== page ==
Electric-Car Startup Lucid to Follow Tesla Into Energy Storage
Lucid Motors Inc., the electric-vehicle startup that has yet to build a production car, is following Tesla Inc.’s footsteps into the energy-storage business.
The Newark, California-based company is developing home batteries — similar to Tesla’s Powerwall — and utility-scale devices, Chief Executive Officer Peter Rawlinson said in an interview. They will have the same battery-cell modules the company is installing in its debut EV.
“There is a multiplier effect: They are cost-effective to make,” so they can be used in stationary storage systems, Rawlinson said.
His comments came ahead of the unveiling Wednesday of the production version of Lucid’s Air electric sedan, which the company says has an EPA estimated range of 517 miles and claims is the fastest-charging EV ever. The Air also will have two-way, vehicle-to-grid charging that allows owners to power their homes in the event of a blackout.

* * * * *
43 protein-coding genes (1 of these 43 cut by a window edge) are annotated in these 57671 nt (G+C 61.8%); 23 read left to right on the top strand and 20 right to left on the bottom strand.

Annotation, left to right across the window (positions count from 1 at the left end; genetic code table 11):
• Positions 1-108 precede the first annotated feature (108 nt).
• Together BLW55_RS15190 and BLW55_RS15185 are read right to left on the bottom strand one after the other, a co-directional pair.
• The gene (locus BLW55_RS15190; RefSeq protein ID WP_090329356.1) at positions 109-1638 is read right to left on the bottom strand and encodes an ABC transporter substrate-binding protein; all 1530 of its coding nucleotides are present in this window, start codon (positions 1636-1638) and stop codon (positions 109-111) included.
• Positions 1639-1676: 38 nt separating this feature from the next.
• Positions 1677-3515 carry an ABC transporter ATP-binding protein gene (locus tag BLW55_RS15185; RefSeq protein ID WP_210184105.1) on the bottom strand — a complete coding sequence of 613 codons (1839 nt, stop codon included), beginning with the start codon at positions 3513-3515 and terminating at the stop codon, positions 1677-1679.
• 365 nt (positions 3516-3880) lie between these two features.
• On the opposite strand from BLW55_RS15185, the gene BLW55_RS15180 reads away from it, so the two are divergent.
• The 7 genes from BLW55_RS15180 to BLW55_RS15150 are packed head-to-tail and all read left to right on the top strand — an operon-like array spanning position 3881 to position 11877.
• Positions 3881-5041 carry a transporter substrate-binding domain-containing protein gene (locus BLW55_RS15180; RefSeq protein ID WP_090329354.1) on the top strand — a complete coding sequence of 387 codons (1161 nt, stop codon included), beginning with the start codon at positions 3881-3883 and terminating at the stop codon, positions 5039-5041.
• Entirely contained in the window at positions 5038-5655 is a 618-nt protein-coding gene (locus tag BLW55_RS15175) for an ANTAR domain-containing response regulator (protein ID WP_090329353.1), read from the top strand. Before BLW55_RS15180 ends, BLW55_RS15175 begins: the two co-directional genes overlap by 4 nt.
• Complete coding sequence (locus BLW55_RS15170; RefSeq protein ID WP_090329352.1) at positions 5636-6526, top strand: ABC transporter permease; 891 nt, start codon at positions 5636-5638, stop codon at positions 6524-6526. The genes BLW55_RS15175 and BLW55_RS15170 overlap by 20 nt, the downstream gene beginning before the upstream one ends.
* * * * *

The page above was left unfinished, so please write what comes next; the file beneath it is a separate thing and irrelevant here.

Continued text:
The energy-storage systems are an extension of the same technology but may require lower-performance cells than the cars, Rawlinson said. Lucid has an agreement with LG Chem Ltd. for the cells in its battery packs. The company aims to have a prototype of a commercial system installed at its headquarters by the start of next year that will store power generated from solar panels on the facility’s roof and provide electricity during peak hours.
Lucid is also in preliminary talks with Saudi Arabia’s Public Investment Fund about an industrial-scale energy-storage system, Rawlinson said. The goal is that Saudi Arabia could store solar-generated power in Lucid’s batteries, helping the country to shift from dependence on oil and diversify its economy. The fund — which invested more than $1 billion in Lucid in 2018, giving it a much-needed injection of cash and credibility — declined to comment when asked about any energy-storage discussions.